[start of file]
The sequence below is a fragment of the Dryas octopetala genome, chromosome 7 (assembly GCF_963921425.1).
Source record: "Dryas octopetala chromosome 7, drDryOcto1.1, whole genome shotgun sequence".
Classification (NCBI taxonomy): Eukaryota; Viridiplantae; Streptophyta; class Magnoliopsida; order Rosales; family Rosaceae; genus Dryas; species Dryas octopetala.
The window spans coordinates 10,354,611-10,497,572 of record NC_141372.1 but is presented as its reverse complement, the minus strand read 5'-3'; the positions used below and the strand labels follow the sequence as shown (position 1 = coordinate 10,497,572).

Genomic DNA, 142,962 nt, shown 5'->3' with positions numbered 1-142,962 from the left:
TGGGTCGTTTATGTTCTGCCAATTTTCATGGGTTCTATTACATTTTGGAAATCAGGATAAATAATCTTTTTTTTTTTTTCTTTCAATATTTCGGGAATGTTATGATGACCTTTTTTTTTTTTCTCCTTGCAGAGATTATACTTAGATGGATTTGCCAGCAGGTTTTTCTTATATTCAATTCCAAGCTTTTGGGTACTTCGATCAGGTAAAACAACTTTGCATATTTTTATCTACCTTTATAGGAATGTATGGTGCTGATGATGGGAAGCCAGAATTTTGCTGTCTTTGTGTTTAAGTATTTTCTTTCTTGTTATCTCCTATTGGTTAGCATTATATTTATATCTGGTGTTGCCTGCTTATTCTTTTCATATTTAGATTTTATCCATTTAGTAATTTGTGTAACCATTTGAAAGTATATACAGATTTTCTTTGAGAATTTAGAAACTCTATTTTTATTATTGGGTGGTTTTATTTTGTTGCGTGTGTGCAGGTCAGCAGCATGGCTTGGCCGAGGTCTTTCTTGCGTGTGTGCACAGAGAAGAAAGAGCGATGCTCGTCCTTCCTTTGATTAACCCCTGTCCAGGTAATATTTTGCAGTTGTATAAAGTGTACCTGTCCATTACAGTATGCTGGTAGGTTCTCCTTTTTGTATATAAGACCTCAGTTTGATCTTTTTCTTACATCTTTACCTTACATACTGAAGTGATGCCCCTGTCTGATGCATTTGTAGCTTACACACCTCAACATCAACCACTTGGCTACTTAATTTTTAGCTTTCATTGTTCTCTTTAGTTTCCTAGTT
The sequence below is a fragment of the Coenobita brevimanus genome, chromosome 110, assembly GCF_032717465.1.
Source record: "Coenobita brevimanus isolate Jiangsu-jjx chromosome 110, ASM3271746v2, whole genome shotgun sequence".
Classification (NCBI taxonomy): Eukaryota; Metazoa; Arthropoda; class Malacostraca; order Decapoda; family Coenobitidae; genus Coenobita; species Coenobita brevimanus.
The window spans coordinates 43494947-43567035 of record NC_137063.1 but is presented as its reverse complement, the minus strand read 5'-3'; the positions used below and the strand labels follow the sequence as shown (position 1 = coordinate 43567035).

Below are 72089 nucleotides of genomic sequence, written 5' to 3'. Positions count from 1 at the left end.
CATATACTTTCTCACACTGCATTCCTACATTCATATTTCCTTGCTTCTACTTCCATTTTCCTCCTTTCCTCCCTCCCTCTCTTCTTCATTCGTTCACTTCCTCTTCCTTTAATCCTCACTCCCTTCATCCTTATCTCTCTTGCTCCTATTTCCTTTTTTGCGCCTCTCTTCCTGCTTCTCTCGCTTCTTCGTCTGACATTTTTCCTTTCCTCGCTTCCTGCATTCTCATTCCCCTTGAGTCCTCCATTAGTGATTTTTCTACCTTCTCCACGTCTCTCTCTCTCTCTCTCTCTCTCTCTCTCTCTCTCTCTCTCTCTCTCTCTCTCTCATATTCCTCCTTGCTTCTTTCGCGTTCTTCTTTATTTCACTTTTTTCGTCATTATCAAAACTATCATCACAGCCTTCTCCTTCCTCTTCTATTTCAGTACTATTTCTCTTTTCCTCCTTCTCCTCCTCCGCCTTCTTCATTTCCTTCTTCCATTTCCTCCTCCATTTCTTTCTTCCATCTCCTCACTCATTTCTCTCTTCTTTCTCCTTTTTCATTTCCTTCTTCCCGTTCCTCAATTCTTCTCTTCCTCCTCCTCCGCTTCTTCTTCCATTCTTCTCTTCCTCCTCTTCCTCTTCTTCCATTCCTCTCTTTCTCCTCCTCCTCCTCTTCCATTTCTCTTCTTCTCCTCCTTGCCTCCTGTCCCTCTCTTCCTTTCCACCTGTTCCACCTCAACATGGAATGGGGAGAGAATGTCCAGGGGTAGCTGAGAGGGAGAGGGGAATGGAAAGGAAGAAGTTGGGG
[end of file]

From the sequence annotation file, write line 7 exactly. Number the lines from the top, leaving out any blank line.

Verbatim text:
The sequence below is a fragment of the Coenobita brevimanus genome, chromosome 110, assembly GCF_032717465.1.